Like the 1001 Nights the Sinbad story-cycle has a frame story, which goes as follows: in the days of Haroun al-Rashid, Caliph of Baghdad, a poor porter (one who carries goods for others in the market and throughout the city) pauses to rest on a bench outside the gate of a rich merchant's house, where he complains to Allah about the injustice of a world which allows the rich to live in ease while he must toil and yet remain poor. The owner of the house hears, and sends for the porter, and it is found they are both named Sinbad. The rich Sinbad tells the poor Sinbad that he became wealthy, "by Fortune and Fate", in the course of seven wondrous voyages, which he then proceeds to relate.
A sailing port in the Arabian Sea.
The First Voyage of Sinbad the Sailor
After dissipating the wealth left to him by his father, Sinbad goes to sea to repair his fortune. He sets ashore on what appears to be an island, but this island proves to be a gigantic sleeping whale on which trees have taken root ever since the world was young. Awakened by a fire kindled by the sailors, the whale dives into the depths, the ship departs without Sinbad, and Sinbad is saved by the chance of a passing wooden trough sent by the grace of Allah. He is washed ashore on a densely wooded island. While exploring the deserted island he comes across one of the king's grooms. When Sinbad helps save the King's mare from being drowned by a sea horse—not a seahorse as we know it, but a supernatural horse that lives underwater—the groom brings Sinbad to the king. The king befriends Sinbad and so he rises in the king's favour becoming a trusted courtier. One day, the very ship on which Sinbad set sail docks at the island, and he reclaims his goods (still in the ship's hold). Sinbad gives the king his goods and in return the king gives him rich presents. Sinbad sells these presents for a great profit. Sinbad returns to Baghdad where he resumes a life of ease and pleasure. With the ending of the tale, Sinbad the sailor makes Sinbad the porter a gift of a hundred gold pieces, and bids him return the next day to hear more about his adventures.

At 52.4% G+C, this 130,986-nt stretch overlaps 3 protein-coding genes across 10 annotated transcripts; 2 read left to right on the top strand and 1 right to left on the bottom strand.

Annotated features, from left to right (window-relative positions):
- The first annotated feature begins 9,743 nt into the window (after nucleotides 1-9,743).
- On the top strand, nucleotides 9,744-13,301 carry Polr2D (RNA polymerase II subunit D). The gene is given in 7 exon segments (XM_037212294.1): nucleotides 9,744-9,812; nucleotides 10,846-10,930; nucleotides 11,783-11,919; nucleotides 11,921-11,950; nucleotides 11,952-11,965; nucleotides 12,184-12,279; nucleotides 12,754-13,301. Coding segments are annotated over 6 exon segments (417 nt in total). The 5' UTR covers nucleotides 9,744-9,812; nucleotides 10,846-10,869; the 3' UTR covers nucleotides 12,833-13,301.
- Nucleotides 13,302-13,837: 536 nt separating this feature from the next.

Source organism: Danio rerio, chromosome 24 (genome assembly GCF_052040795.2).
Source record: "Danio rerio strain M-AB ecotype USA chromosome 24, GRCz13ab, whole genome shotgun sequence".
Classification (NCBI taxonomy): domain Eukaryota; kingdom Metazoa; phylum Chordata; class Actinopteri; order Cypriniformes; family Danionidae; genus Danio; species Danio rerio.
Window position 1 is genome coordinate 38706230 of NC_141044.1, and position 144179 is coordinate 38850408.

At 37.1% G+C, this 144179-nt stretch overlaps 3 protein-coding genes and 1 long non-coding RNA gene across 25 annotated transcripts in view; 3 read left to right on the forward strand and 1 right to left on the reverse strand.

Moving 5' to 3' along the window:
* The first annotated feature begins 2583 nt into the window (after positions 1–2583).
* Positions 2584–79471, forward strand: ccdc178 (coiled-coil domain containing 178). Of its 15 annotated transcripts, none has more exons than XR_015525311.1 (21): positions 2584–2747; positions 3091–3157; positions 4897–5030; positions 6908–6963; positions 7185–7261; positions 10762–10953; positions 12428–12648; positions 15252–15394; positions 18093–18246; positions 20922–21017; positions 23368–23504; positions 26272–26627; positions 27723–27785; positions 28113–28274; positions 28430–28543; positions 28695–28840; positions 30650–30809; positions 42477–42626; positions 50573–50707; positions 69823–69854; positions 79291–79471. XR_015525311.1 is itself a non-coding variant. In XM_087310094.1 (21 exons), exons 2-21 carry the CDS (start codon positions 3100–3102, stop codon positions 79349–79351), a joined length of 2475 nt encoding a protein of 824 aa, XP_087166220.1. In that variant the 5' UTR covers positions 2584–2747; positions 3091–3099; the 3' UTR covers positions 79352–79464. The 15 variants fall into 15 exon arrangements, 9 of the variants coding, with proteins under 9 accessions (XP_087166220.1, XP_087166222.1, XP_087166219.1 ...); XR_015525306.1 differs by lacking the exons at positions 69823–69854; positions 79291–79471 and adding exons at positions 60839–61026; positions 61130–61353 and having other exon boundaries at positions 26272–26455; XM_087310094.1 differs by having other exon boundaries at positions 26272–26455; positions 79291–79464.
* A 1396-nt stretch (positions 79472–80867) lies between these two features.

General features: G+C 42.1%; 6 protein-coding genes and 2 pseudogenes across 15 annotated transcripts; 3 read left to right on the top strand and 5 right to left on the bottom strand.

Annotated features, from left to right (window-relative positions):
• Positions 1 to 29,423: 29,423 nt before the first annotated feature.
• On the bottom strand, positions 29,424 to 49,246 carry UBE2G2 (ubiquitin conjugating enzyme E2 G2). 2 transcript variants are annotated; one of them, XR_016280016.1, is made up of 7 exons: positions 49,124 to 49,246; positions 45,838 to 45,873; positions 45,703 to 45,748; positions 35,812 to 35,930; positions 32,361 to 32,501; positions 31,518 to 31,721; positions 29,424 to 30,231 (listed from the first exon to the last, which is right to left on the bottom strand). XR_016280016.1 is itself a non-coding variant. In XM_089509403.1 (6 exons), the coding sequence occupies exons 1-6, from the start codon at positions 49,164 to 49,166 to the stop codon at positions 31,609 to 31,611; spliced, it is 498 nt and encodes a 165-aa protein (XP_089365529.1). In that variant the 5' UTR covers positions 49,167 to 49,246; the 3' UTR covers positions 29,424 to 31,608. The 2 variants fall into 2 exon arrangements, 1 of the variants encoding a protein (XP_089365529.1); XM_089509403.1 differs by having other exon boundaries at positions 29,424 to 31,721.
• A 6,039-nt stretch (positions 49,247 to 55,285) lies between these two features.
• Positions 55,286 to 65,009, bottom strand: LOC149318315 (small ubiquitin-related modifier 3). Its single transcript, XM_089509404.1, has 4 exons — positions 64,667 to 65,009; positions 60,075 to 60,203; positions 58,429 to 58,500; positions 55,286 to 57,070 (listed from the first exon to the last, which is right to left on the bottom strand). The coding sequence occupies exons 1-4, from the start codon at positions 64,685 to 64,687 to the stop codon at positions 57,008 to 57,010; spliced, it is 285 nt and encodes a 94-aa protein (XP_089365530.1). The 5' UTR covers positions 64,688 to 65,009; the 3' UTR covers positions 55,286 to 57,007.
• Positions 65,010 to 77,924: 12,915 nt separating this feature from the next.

Sindbad the Sailor and the valley of the Diamonds.
The Second Voyage of Sinbad the Sailor
On the second day of Sinbad's tale-telling—but the 549th night of Scheherazade's, for she has been breaking her tale each morning in order to arouse the interest of the homicidal king, and make him spare her life for one more night—Sinbad the sailor tells how he grew restless of his life of leisure, and set to sea again, "possessed with the thought of traveling about the world of men and seeing their cities and islands." Accidentally abandoned by his shipmates again, he finds himself stranded in an island which contains roc eggs. After attaching himself to a roc, he is transported to a valley of giant snakes which can swallow elephants, and a roc which preys upon them. The floor of the valley is carpeted with diamonds, and merchants harvest these by throwing huge chunks of meat into the valley which the birds then carry back to their nests, where the men drive them away and collect the diamonds stuck to the meat. The wily Sinbad straps one of the pieces of meat to his back and is carried back to the nest along with a large sack full of precious gems. Rescued from the nest by the merchants, he returns to Baghdad with a fortune in diamonds, seeing many marvels along the way. The Third Voyage of Sinbad the Sailor
Restless for travel and adventure, Sinbad sets sail again from Basra. But by ill chance he and his companions are cast up on an island where they are captured by, "a huge creature in the likeness of a man, black of colour, ... with eyes like coals of fire and eye-teeth like boar's tusks and a vast big gape like the mouth of a well. Moreover, he had long loose lips like camels', hanging down upon his breast and ears like two Jarms falling over his shoulder-blades and the nails of his hands...